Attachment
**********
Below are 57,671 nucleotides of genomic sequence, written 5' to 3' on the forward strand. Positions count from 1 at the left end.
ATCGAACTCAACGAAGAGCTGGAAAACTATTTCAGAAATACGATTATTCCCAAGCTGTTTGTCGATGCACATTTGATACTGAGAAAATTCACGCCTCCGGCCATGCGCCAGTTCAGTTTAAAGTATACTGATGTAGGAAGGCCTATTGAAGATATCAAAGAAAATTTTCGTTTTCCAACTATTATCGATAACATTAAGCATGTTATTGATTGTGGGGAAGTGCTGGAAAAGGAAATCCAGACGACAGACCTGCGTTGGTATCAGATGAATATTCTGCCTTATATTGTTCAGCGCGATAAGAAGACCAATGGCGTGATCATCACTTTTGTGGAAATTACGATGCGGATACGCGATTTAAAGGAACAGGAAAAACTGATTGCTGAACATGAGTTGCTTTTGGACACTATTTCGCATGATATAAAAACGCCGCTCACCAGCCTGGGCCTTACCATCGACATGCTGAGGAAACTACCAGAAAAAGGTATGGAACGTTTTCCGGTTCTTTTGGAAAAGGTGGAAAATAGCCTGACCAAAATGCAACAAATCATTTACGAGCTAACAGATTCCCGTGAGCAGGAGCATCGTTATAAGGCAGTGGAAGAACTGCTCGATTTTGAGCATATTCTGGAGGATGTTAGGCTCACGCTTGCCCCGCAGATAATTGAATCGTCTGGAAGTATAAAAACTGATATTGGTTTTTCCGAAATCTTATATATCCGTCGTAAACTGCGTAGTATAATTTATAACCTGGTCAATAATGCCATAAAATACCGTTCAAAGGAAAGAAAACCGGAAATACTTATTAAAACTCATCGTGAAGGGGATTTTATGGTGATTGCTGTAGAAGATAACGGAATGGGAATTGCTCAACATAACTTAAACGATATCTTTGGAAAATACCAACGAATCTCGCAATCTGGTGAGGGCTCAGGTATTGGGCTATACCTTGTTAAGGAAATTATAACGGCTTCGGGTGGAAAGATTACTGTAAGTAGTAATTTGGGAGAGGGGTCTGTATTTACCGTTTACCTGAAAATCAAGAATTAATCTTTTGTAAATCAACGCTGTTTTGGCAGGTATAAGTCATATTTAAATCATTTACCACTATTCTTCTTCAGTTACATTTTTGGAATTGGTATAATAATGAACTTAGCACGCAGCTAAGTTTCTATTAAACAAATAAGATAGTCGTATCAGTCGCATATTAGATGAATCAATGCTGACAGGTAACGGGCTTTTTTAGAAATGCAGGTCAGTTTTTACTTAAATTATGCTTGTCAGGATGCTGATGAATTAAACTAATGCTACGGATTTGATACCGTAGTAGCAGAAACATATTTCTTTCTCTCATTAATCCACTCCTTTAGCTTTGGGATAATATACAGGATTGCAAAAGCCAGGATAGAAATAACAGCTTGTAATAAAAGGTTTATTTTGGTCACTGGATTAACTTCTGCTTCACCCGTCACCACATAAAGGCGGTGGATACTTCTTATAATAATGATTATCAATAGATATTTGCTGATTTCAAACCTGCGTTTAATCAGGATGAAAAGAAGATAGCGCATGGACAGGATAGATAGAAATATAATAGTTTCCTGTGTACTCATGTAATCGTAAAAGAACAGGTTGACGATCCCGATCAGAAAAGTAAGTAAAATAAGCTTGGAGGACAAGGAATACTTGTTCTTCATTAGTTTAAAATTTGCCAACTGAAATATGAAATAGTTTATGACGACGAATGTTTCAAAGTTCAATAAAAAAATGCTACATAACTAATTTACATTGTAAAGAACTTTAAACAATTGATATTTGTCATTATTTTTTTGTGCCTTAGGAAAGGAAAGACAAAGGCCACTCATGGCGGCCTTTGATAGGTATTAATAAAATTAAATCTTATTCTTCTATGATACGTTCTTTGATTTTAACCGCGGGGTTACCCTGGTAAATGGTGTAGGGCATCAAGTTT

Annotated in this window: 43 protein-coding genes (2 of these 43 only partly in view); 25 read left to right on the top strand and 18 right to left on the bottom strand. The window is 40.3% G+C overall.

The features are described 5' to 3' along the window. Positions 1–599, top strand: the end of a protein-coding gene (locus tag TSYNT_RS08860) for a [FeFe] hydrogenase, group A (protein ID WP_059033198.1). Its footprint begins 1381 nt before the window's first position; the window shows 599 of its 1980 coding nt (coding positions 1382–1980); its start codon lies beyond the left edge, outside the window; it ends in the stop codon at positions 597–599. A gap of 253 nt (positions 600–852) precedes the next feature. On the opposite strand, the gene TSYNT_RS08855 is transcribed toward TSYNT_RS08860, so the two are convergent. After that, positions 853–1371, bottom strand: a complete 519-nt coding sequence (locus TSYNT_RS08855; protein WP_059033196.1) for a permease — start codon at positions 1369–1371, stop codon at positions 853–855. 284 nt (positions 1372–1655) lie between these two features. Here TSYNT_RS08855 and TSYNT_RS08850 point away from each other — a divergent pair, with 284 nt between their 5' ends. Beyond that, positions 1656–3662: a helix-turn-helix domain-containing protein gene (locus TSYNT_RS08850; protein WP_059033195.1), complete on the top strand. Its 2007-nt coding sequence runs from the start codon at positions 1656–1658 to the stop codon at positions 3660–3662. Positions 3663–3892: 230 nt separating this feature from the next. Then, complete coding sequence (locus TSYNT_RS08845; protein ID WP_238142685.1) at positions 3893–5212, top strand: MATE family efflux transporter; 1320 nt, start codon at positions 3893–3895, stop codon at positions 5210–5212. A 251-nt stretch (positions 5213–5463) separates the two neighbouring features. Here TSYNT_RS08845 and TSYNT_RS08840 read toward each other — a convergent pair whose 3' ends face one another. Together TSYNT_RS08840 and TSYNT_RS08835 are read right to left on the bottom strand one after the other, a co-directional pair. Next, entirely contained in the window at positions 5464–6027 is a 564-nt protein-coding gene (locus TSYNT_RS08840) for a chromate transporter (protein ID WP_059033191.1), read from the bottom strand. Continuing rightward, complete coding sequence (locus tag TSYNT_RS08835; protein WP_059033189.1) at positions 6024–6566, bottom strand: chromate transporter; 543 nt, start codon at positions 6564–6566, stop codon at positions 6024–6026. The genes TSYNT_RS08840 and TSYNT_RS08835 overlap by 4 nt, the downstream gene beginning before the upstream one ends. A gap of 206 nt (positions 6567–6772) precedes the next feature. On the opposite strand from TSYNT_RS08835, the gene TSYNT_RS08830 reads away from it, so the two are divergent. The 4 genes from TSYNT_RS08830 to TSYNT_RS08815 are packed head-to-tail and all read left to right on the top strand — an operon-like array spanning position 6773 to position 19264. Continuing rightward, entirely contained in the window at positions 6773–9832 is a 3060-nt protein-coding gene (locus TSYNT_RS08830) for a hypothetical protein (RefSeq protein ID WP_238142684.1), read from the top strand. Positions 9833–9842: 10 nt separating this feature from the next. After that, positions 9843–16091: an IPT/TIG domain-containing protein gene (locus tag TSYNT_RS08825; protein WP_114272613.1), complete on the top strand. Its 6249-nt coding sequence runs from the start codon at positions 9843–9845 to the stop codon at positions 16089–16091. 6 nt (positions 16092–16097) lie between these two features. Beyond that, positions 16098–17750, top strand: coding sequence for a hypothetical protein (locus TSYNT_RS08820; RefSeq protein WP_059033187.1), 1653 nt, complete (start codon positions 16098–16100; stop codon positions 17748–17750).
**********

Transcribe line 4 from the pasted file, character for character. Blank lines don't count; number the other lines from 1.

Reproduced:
The features are described 5' to 3' along the window. Positions 1–599, top strand: the end of a protein-coding gene (locus tag TSYNT_RS08860) for a [FeFe] hydrogenase, group A (protein ID WP_059033198.1). Its footprint begins 1381 nt before the window's first position; the window shows 599 of its 1980 coding nt (coding positions 1382–1980); its start codon lies beyond the left edge, outside the window; it ends in the stop codon at positions 597–599. A gap of 253 nt (positions 600–852) precedes the next feature. On the opposite strand, the gene TSYNT_RS08855 is transcribed toward TSYNT_RS08860, so the two are convergent. After that, positions 853–1371, bottom strand: a complete 519-nt coding sequence (locus TSYNT_RS08855; protein WP_059033196.1) for a permease — start codon at positions 1369–1371, stop codon at positions 853–855. 284 nt (positions 1372–1655) lie between these two features. Here TSYNT_RS08855 and TSYNT_RS08850 point away from each other — a divergent pair, with 284 nt between their 5' ends. Beyond that, positions 1656–3662: a helix-turn-helix domain-containing protein gene (locus TSYNT_RS08850; protein WP_059033195.1), complete on the top strand. Its 2007-nt coding sequence runs from the start codon at positions 1656–1658 to the stop codon at positions 3660–3662. Positions 3663–3892: 230 nt separating this feature from the next. Then, complete coding sequence (locus TSYNT_RS08845; protein ID WP_238142685.1) at positions 3893–5212, top strand: MATE family efflux transporter; 1320 nt, start codon at positions 3893–3895, stop codon at positions 5210–5212. A 251-nt stretch (positions 5213–5463) separates the two neighbouring features. Here TSYNT_RS08845 and TSYNT_RS08840 read toward each other — a convergent pair whose 3' ends face one another. Together TSYNT_RS08840 and TSYNT_RS08835 are read right to left on the bottom strand one after the other, a co-directional pair. Next, entirely contained in the window at positions 5464–6027 is a 564-nt protein-coding gene (locus TSYNT_RS08840) for a chromate transporter (protein ID WP_059033191.1), read from the bottom strand. Continuing rightward, complete coding sequence (locus tag TSYNT_RS08835; protein WP_059033189.1) at positions 6024–6566, bottom strand: chromate transporter; 543 nt, start codon at positions 6564–6566, stop codon at positions 6024–6026. The genes TSYNT_RS08840 and TSYNT_RS08835 overlap by 4 nt, the downstream gene beginning before the upstream one ends. A gap of 206 nt (positions 6567–6772) precedes the next feature. On the opposite strand from TSYNT_RS08835, the gene TSYNT_RS08830 reads away from it, so the two are divergent. The 4 genes from TSYNT_RS08830 to TSYNT_RS08815 are packed head-to-tail and all read left to right on the top strand — an operon-like array spanning position 6773 to position 19264. Continuing rightward, entirely contained in the window at positions 6773–9832 is a 3060-nt protein-coding gene (locus TSYNT_RS08830) for a hypothetical protein (RefSeq protein ID WP_238142684.1), read from the top strand. Positions 9833–9842: 10 nt separating this feature from the next. After that, positions 9843–16091: an IPT/TIG domain-containing protein gene (locus tag TSYNT_RS08825; protein WP_114272613.1), complete on the top strand. Its 6249-nt coding sequence runs from the start codon at positions 9843–9845 to the stop codon at positions 16089–16091. 6 nt (positions 16092–16097) lie between these two features. Beyond that, positions 16098–17750, top strand: coding sequence for a hypothetical protein (locus TSYNT_RS08820; RefSeq protein WP_059033187.1), 1653 nt, complete (start codon positions 16098–16100; stop codon positions 17748–17750).